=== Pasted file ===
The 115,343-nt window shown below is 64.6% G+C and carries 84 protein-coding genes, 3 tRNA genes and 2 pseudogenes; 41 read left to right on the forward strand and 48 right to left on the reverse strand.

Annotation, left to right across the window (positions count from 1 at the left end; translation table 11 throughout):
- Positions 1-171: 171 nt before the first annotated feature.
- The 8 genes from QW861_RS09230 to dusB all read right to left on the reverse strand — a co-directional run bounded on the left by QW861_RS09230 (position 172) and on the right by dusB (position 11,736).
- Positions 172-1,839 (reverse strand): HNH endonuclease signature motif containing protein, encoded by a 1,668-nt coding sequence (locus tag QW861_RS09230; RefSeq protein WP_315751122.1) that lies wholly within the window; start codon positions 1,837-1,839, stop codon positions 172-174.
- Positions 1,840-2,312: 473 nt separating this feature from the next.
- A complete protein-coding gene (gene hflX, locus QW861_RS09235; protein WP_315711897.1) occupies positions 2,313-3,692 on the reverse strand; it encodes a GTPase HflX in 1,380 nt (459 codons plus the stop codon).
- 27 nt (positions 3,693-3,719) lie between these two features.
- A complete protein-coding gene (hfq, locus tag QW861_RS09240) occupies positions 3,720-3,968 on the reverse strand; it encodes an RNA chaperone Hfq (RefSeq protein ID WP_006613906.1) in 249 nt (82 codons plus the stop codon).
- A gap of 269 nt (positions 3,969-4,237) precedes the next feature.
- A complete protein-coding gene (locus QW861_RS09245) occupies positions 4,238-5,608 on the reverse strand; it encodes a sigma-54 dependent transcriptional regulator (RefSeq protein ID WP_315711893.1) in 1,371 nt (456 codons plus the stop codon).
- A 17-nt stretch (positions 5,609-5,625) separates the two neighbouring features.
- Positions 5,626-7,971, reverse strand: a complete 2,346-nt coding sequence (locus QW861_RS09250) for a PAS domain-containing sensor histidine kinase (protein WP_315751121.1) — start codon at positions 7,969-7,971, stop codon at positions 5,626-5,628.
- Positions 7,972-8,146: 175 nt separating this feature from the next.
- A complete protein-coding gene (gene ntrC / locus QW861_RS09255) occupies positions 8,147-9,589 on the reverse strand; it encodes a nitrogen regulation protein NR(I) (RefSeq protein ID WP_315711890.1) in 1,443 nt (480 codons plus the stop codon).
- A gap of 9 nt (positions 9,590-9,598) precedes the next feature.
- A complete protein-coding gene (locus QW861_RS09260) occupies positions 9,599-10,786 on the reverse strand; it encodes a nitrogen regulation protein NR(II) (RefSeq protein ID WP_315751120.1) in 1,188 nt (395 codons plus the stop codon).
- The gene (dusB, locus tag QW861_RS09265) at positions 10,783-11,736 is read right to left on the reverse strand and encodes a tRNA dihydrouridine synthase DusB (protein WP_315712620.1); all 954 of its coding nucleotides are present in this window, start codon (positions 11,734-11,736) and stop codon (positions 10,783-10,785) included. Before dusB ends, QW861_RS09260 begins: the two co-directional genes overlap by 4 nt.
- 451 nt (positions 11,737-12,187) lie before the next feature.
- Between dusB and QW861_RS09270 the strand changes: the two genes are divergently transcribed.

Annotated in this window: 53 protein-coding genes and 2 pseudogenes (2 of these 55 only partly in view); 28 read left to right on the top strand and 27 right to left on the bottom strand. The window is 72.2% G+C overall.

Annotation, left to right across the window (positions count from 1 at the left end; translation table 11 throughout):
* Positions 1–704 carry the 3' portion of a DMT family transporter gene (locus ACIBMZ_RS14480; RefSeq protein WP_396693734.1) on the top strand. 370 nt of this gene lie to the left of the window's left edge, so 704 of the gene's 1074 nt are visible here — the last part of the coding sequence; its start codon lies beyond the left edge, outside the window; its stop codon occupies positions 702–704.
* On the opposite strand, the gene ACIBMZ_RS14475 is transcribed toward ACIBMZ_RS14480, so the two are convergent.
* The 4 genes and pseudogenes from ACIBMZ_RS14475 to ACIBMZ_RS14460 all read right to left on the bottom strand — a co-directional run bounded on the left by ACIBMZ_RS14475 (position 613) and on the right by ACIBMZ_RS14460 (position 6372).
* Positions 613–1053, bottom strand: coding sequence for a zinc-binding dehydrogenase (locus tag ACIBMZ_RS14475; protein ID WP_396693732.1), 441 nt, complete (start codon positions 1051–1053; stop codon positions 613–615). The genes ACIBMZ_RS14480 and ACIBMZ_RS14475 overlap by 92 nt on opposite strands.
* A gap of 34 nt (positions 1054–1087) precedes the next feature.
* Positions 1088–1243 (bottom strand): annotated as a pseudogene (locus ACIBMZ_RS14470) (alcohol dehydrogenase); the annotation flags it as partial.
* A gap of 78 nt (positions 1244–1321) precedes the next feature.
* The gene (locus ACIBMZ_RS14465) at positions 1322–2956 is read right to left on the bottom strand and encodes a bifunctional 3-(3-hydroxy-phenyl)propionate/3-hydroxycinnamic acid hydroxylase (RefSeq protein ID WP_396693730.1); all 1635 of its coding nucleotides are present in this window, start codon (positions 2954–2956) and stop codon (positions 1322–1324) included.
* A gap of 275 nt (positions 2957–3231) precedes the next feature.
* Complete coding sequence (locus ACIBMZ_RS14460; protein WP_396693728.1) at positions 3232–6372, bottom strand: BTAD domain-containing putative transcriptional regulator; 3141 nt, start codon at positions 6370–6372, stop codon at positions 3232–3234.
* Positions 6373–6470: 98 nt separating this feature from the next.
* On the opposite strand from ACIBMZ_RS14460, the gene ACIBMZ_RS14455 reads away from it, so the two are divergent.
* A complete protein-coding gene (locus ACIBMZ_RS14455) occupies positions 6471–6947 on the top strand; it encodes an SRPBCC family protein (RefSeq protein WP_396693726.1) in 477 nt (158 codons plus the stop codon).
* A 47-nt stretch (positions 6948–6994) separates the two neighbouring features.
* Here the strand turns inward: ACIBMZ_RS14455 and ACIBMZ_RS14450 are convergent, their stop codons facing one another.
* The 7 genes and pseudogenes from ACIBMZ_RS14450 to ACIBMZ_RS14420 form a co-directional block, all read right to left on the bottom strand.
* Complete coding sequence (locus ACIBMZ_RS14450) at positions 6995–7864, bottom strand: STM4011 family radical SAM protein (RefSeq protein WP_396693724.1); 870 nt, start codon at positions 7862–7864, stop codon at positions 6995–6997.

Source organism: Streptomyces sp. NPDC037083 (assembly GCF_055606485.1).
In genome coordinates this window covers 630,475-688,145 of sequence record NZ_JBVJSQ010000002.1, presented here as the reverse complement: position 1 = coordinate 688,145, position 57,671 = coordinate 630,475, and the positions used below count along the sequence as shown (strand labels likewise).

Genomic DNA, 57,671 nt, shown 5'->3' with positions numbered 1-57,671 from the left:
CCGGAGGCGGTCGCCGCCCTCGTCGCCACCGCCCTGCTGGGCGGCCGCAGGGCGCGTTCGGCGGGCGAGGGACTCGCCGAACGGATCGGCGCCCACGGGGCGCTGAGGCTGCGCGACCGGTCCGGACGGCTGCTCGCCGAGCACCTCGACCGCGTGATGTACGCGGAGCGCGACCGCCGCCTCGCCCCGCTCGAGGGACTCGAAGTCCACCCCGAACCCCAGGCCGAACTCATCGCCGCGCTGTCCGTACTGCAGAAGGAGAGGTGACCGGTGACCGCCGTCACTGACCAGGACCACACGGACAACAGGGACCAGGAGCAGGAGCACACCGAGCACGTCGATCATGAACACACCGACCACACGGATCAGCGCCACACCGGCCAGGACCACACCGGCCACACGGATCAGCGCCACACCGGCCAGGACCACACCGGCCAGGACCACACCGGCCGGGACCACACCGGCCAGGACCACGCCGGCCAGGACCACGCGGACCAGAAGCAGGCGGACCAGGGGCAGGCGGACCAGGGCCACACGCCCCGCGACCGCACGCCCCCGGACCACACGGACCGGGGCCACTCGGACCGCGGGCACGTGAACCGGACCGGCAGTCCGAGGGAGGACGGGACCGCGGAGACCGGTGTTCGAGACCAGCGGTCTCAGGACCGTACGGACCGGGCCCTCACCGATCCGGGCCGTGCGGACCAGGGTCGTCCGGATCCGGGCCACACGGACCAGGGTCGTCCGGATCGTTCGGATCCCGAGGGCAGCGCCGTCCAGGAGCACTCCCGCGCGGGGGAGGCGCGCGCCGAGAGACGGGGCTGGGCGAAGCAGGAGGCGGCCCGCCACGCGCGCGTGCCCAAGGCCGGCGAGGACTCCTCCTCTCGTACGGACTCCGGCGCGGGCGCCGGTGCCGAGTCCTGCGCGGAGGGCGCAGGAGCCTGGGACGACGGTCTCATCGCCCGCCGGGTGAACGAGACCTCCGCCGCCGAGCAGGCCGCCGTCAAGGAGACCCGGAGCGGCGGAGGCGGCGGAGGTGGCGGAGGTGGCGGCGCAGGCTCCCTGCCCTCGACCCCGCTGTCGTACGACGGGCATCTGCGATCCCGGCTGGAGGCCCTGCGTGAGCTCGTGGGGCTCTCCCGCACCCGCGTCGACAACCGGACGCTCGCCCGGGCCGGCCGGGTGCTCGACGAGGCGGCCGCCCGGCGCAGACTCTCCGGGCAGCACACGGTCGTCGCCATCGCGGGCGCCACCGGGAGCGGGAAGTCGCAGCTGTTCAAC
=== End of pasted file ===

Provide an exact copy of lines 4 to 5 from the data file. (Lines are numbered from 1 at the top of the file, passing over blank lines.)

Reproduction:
- The 8 genes from QW861_RS09230 to dusB all read right to left on the reverse strand — a co-directional run bounded on the left by QW861_RS09230 (position 172) and on the right by dusB (position 11,736).
- Positions 172-1,839 (reverse strand): HNH endonuclease signature motif containing protein, encoded by a 1,668-nt coding sequence (locus tag QW861_RS09230; RefSeq protein WP_315751122.1) that lies wholly within the window; start codon positions 1,837-1,839, stop codon positions 172-174.